Thai court jails US citizen for royal insult
by Janesara Fugal
BANGKOK, December 8, 2011 (AFP) - A court in Thailand on Thursday jailed an American for two-and-a-half years for insulting the king, drawing a protest from the United States, which said he was exercising his right to free speech.
The case of Thai-born Joe Wichai Commart Gordon -- who appeared in court in shackles -- is one of a series under the kingdom's strict lese majeste laws, which rights campaigners say are used to stifle freedom of expression.
The Criminal Court sentenced Gordon to five years in prison, but halved the term as the car salesman from Colorado pleaded guilty to publishing online a banned biography of King Bhumibol Adulyadej that he translated into Thai.
"Joe decided not to appeal this case but will ask for a royal pardon," his lawyer Arnon Nampa told reporters in Bangkok.
"In this case the court gave the lightest jail term for a lese majeste case. He's been in prison six months already. The worst case is two more years in jail but I hope that he'll receive a royal pardon."
Gordon, 55, was arrested in May on a visit to the kingdom and accused of posting the material deemed offensive while living in the United States.
Under Thailand's lese majeste legislation, anyone convicted of insulting the king, queen, heir or regent faces up to 15 years in prison on each count.
A senior US official questioned the court's decision to jail Gordon.
"We consider the sentence severe because he was given the sentence for his right of expression," US Consul General Elizabeth Pratt told reporters.
"We continue to respect the Thai monarchy but we also support the right of expression, which is internationally recognised as a human right."
Washington, which counts Thailand as one of its oldest allies, on Tuesday voiced alarm over a series of court cases in the kingdom over speech deemed to be offensive to the monarchy.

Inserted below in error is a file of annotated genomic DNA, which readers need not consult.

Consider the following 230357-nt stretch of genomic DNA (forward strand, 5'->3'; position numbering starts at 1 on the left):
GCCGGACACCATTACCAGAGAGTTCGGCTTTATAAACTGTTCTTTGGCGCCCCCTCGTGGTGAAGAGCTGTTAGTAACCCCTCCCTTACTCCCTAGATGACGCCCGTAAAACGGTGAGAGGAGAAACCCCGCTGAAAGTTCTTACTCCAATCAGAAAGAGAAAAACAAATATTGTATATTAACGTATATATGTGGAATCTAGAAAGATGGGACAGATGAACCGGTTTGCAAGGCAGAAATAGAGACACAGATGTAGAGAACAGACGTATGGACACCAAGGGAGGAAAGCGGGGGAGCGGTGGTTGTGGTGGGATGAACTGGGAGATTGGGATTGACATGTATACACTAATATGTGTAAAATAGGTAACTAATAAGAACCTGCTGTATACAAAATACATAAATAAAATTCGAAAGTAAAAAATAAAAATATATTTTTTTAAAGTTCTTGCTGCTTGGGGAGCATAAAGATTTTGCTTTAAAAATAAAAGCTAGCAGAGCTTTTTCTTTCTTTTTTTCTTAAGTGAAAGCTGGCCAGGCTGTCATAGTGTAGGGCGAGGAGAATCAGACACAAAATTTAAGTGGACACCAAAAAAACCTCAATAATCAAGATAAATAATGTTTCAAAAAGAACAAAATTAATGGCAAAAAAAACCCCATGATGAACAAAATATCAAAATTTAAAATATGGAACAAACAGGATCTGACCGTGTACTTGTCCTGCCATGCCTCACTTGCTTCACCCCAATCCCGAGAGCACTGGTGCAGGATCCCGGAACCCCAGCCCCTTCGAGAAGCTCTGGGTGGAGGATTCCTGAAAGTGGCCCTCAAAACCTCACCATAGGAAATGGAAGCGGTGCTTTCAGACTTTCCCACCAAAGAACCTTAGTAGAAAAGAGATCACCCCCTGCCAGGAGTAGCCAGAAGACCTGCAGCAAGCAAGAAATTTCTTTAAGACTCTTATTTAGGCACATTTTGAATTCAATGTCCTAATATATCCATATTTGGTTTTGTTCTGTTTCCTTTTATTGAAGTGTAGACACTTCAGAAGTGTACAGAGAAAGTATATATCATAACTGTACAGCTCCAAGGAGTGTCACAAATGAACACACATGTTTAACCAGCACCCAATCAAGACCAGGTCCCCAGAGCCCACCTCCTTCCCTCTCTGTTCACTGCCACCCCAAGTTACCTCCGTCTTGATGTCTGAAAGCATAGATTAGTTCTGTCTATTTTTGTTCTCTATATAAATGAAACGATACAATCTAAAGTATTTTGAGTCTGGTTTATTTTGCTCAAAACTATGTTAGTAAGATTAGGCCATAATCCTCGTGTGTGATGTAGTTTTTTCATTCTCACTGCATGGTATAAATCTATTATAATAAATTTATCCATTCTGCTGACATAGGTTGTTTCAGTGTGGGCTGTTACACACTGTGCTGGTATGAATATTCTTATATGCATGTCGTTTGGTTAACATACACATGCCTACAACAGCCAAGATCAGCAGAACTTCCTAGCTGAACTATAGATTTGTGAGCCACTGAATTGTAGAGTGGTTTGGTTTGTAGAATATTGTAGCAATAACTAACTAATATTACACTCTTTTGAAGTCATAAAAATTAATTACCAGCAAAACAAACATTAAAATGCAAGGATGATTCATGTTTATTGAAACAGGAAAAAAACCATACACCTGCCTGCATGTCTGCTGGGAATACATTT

In a conviction that dismayed activists, 61-year-old Ampon Tangnoppakul was jailed last month for 20 years on four counts of sending messages to the private secretary of then prime minister Abhisit Vejjajiva in May 2010.
The European Union said it was "deeply concerned" about that sentence.
Critics accuse Thailand of increased use of its lese majeste legislation as a way to suppress freedom of expression, particularly under the last government, which was supported by the Bangkok-based elite.
Observers say the new administration of Prime Minister Yingluck Shinawatra, who took power in August, has yet to improve the situation.
"The severity of penalties being meted out for lese majeste offences in Thailand is shocking," Brad Adams, Asia director at New York-based Human Rights Watch, said in a statement last week.
"The new government seems to be responding to questions about its loyalty to the monarchy by filing countless lese majeste charges."
A group of activists opposed to the legislation plan a "fearlessness walk" in Bangkok on Saturday in support of Ampon and other political prisoners.
Despite the protests, the Thai government said Wednesday it had set up a committee to clamp down on websites considered insulting to the monarchy.
Deputy Prime Minister Chalerm Yubumrung said he would chair the first meeting of the group this week, including representatives from the police, the interior ministry and other related agencies.
Thailand's frail king, who turned 84 on Monday, has reigned for 65 years but has been in hospital since September 2009.
Any discussion of the royal family is extremely sensitive in the politically turbulent nation, where the palace has also been silent over the king's eventual succession.
-- © Copyright AFP 2011-12-08
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